Secure by design

Secure by design, in software engineering, means that the software has been designed from the foundation to be secure. In such approach, the alternate security tactics and patterns are first thought; among them, the best are selected and enforced by the architecture design, and then used as guiding principles for developers[1].Secure by Design is more increasingly becoming the mainstream development approach to ensure security and privacy of software systems. In this approach, security is built inthe system from the ground up and starts with a robust architecture design. Security architectural design decisions are often based on well-known security tactics, and patterns defined as reusable techniques for achieving specific quality concerns. Security tactics/patterns provide solutions for enforcing the necessary authentication, authorization, confidentiality, data integrity, privacy, accountability, availability, safety and non-repudiation requirements, even when the system is under attack[2].In order to ensure the security of a software system, not only it is important to design a robust security architecture (intended) but also it is necessary to preserve the (implemented)architecture during software evolution. Malicious practices are taken for granted and care is taken to minimize impact in anticipation of security vulnerabilities, when a security vulnerability is discovered or on invalid user input.[3] Closely related is the practice of using "good" software design, such as domain-driven design or cloud native, as a way to increase security by reducing risk of vulnerability-opening mistakes—even though the design principles used were not originally conceived for security purposes.

Generally, designs that work well do not rely on being secret. Often, secrecy reduces the number of attackers by demotivating a subset of the threat population. The logic is that if there is an increase in complexity for the attacker, the increased attacker effort to compromise the target. While this technique implies reduced inherent risks, a virtually infinite set of threat actors and techniques applied over time will cause most secrecy methods to fail. While not mandatory, proper security usually means that everyone is allowed to know and understand the design because it is secure. This has the advantage that many people are looking at the computer code, which improves the odds that any flaws will be found sooner (see Linus's law). Attackers can also obtain the code, which makes it easier for them to find vulnerabilities as well.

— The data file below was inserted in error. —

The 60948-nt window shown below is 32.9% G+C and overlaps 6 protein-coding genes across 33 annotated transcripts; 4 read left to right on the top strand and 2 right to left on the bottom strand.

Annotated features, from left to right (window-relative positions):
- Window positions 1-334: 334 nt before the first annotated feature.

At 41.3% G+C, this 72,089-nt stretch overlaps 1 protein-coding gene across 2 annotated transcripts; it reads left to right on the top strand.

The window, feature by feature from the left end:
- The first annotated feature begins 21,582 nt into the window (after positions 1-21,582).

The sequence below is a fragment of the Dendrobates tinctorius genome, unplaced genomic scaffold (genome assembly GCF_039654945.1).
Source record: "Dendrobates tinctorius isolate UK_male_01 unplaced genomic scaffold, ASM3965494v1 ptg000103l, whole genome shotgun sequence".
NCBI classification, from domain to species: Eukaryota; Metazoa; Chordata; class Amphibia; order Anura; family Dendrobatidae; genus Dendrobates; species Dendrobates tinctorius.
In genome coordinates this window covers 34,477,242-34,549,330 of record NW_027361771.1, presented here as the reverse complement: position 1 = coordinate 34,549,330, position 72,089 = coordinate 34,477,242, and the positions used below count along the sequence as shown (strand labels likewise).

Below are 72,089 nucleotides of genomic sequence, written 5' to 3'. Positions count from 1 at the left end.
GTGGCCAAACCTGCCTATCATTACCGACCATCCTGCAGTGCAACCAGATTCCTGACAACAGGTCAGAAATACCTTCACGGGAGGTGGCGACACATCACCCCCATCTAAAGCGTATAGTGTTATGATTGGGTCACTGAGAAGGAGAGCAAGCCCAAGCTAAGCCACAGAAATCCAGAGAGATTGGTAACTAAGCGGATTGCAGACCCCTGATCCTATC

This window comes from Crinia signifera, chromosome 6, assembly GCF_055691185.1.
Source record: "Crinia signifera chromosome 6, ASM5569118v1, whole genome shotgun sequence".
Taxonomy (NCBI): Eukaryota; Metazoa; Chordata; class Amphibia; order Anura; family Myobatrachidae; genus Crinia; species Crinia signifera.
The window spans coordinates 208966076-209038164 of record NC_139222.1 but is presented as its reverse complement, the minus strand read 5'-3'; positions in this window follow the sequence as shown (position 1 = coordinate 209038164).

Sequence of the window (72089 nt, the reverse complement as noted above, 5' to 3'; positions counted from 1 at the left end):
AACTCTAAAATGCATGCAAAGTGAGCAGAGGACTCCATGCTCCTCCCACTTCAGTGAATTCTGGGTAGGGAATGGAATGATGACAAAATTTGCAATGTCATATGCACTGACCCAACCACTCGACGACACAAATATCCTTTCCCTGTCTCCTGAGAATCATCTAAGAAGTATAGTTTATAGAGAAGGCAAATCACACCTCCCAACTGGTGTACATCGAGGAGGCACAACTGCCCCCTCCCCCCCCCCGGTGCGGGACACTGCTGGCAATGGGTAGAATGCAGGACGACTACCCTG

Also, it is important that everything works with the fewest privileges possible (see the principle of least privilege). For example, a Web server that runs as the administrative user ("root" or admin) can have the privilege to remove files and users that do not belong. A flaw in such a program could put the entire system at risk, whereas a Web server that runs inside an isolated environment and only has the privileges for required network and filesystem functions, cannot compromise the system it runs on unless the security around it is in itself also flawed.

Security by design in practice

Many things, especially input, should be distrusted by a secure design. A fault-tolerant program could even distrust its own internals.

Two examples of insecure design are allowing buffer overflows and format string vulnerabilities. The following C program demonstrates these flaws:

 #include <stdio.h>
 
 int main()
 {
     char a_chBuffer[100];

     printf("What is your name?\n");
     gets(a_chBuffer);
     printf("Hello, ");
     printf(a_chBuffer);
     printf("!\n");

     return 0;
 }

Because the gets function in the C standard library does not stop writing bytes into buffer until it reads a newline character or EOF, typing more than 99 characters at the prompt constitutes a buffer overflow. Allocating 100 characters for buffer with the assumption that almost any given name from a user is no longer than 99 characters doesn't prevent the user from actually typing more than 99 characters. This can lead to arbitrary machine code execution.

The second flaw is that the program tries to print its input by passing it directly to the printf function. This function prints out its first argument, replacing conversion specifications (such as "%s", "%d", et cetera) sequentially with other arguments from its call stack as needed. Thus, if a malicious user entered "%d" instead of his name, the program would attempt to print out a non-existent integer value, and undefined behavior would occur.

A related mistake in Web programming is for an online script not to validate its parameters. For example, consider a script that fetches an article by taking a filename, which is then read by the script and parsed. Such a script might use the following hypothetical URL to retrieve an article about dog food:

http://www.example.net/cgi-bin/article.sh?name=dogfood.html

If the script has no input checking, instead trusting that the filename is always valid, a malicious user could forge a URL to retrieve configuration files from the webserver:

http://www.example.net/cgi-bin/article.sh?name=../../../../../etc/passwd

Depending on the script, this may expose the /etc/passwd file, which on Unix-like systems contains (among others) user IDs, their login names, home directory paths and shells. (See SQL injection for a similar attack.)